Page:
Southern Appalachians: Originally, my first little terrace garden was constructed as “window dressing” for the filming of the premier of “America Unearthed.” After learning in April 2012, that the US Forest Service had refused to allow filming at the Track Rock Terrace Complex, I assumed that the TV program had been cancelled. Just as I was moving to a dilapidated and partially burned cabin near the source of the Etowah River, I learned that the film company wanted film the first part of the show there.
In a panic, I excavated the first terraces out of the adjacent woods and planted seeds. I designed and constructed ditches that would channel rainwater from the hill above the garden and store the water within the terraces. By coincidence, it turned out that the solar orientation, soil and geology of this garden was identical to that of Track Rock Gap. Soapstone and quartz were abundant in both locations. So when interviewed, I could honestly say that the little garden was an experiment to determine what vegetables would grow best on the terraces of the Track Rock Complex.
As it turned out, there were record breaking temperatures in the Southern Appalachians in June 2012. Whereas normally, it is very rare for the daily high to get to 90 in June, we had several record breaking highs at up to 105 degrees F. By the time that the History Channel crew arrived in early July, almost all the gardens in this region were fried brown. Mine was still green and as you may recall in the TV show, quite photogenic. Throughout the year since then, I have been applying charcoal, diluted urine and organic kitchen waste to this ever-expanding garden.
Four years later, the Magic Terrace Garden is six times the size of the original one and oh so much more fertile. Biochar agriculture really works . . . for most crops.
Report card after five magic terrace gardens
- Corn was stunted and produced small, but sweet ears. Not worth the trouble.
- Cabbage grew slow, but tasted good. Not worth the trouble.
- Bell peppers grew slow, and produced a couple of large fruits. Not worth the trouble.
- Cantaloupes and watermelons grew slow and produced small fruit. Not worth the trouble.
- White potatoes grew to normal size, but produced small potatoes. Not worth the trouble.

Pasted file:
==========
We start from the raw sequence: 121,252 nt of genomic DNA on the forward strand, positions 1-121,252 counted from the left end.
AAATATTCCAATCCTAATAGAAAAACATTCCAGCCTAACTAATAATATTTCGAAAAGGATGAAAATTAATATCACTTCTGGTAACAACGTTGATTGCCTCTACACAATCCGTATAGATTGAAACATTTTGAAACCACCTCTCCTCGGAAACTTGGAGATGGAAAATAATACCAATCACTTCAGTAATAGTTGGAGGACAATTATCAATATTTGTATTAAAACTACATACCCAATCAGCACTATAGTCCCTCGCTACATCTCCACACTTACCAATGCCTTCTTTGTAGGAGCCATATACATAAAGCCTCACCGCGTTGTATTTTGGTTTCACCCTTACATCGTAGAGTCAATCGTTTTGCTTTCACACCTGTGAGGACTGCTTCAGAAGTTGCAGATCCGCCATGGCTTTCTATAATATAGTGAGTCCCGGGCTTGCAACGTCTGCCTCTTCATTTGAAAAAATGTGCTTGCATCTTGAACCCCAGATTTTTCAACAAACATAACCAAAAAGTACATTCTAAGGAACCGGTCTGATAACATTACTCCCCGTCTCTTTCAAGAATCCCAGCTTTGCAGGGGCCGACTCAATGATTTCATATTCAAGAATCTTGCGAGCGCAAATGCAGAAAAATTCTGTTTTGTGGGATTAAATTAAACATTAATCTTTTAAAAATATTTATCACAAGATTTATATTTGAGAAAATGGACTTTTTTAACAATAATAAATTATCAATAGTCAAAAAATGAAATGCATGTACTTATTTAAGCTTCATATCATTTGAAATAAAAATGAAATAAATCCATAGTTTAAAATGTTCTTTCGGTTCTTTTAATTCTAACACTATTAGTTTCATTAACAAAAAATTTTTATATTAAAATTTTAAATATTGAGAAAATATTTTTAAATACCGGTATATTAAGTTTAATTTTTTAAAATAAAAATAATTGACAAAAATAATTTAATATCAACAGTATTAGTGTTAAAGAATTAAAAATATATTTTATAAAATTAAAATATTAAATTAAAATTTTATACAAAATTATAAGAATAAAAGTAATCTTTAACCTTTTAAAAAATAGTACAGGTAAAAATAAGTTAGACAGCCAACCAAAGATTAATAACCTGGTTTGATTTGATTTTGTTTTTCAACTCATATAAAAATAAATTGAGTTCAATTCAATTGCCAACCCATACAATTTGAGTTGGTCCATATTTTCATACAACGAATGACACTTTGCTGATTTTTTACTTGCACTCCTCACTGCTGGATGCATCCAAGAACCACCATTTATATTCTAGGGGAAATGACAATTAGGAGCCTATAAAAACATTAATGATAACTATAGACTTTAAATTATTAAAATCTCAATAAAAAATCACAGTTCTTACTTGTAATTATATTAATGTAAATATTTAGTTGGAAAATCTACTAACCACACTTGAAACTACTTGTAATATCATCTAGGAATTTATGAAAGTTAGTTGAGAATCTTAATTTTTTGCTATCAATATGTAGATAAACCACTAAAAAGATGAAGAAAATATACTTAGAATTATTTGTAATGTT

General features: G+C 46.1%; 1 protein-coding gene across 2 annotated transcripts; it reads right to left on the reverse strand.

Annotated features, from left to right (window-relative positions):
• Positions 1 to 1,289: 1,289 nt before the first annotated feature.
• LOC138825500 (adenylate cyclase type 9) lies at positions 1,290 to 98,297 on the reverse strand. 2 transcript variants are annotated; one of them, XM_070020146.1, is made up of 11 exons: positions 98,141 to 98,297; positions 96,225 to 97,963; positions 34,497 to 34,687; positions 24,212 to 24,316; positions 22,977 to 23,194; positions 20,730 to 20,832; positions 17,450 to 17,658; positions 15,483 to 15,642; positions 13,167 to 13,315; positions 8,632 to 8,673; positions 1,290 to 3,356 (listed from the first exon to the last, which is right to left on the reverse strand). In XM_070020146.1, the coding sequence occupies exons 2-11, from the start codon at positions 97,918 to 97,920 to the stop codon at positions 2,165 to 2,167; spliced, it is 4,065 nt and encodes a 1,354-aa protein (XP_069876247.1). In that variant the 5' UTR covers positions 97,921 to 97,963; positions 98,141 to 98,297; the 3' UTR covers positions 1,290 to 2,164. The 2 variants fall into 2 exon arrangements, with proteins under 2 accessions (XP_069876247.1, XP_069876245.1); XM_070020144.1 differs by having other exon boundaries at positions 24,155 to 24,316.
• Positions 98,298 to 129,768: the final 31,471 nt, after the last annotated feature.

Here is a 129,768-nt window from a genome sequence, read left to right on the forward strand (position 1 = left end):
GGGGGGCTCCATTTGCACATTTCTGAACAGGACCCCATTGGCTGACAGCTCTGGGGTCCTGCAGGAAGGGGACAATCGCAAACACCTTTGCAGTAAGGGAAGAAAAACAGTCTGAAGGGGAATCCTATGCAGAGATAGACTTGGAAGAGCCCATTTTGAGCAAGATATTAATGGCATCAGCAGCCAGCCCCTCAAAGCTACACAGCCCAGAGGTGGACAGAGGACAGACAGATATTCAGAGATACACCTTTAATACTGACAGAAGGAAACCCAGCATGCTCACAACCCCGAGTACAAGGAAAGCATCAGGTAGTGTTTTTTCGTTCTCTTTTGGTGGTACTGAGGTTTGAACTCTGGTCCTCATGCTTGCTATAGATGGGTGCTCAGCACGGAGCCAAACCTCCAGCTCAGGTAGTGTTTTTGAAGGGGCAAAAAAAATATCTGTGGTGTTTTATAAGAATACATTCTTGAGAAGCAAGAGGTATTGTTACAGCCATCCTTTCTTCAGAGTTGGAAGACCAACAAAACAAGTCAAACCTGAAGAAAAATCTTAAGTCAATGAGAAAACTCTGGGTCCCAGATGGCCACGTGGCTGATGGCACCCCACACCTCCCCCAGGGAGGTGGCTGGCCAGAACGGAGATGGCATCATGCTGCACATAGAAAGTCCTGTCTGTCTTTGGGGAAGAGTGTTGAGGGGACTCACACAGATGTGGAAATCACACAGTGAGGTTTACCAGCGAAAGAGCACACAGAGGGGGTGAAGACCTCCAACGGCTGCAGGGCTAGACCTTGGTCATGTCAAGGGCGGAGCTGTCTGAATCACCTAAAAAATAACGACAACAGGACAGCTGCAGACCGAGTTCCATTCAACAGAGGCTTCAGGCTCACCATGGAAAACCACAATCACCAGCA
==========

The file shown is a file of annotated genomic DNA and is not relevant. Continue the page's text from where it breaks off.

- Onions and chives grew to normal size and produced average bulbs.
- Spinach and turnips grew to average size.
- Bush green beans grew to normal size, but had many more beans than typical.
- Summer squash grew larger than normal, produced many squash, but then died from fungal infections.
- Tomatoes grew six to seven feet high and produce bumper crops for much of the summer.
- Broccoli and collards grew to a large size and seemed immune to insects – picture perfect.
- Sugar snap peas that were supposed to grow 36” grew to 10-11 feet.
- Crowder peas that were supposed to grow to 48” grew to 10-14 feet.
- Cow peas that were supposed to grow to 48” grew to 10-14 feet.
- Cranberry beans that were supposed to grow to 24” grew to 6-10 feet.
- Butternut squash put out vines up 12 feet long and had many fruits.
- Sugar peas produced long vines with many bean pods.
- Fordhook lima beans that were supposed to grow to 36” grew to 60”.
The Highland Mayas today mainly grow members of the bean family on terraces. Given the incredible size and productively of the bean family on the Magic Garden terraces, it seems likely that various varieties of beans were the primary crops grown on Georgia’s 16+ terrace complexes. Members of the squash and pumpkin family would also have thrived there. However, there may have also been other crops, such as chia, copal, herbs or tobacco, which were also grown primarily on the terraces.
When I first stumbled upon the Track Rock Terrace Complex, I was puzzled because it was so close to conventional Creek towns with mounds and large fields in bottom lands. The fact that legumes grow like kudzu on the terraces, while corn is stunted, might explain the close proximity of the two different styles of agriculture. Corn & sunflowers dominated the bottom land fields, while beans & squash were the primary vegetables on the terraces.
It makes sense!
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Richard Thornton is a professional architect, city planner, author and museum exhibit designer-builder. He is today considered one of the nation’s leading experts on the Southeastern Indians. However, that was not always the case. While at Georgia Tech Richard was the first winner of the Barrett Fellowship, which enabled him to study Mesoamerican architecture and culture in Mexico under the auspices of the Institutio Nacional de Antropoligia e Historia. Dr. Roman Piňa-Chan, the famous archaeologist and director of the Museo Nacional de Antropologia, was his fellowship coordinator. For decades afterward, he lectured at universities and professional societies around the Southeast on Mesoamerican architecture, while knowing very little about his own Creek heritage. Then he was hired to carry out projects for the Muscogee-Creek Nation in Oklahoma. The rest is history.Richard is the Tribal Historic Preservation Officer for the KVWETV (Coweta) Creek Tribe and a member of the Perdido Bay Creek Tribe. In 2009 he was the architect for Oklahoma’s Trail of Tears Memorial at Council Oak Park in Tulsa. He is the president of the Apalache Foundation, which is sponsoring research into the advanced indigenous societies of the Lower Southeast.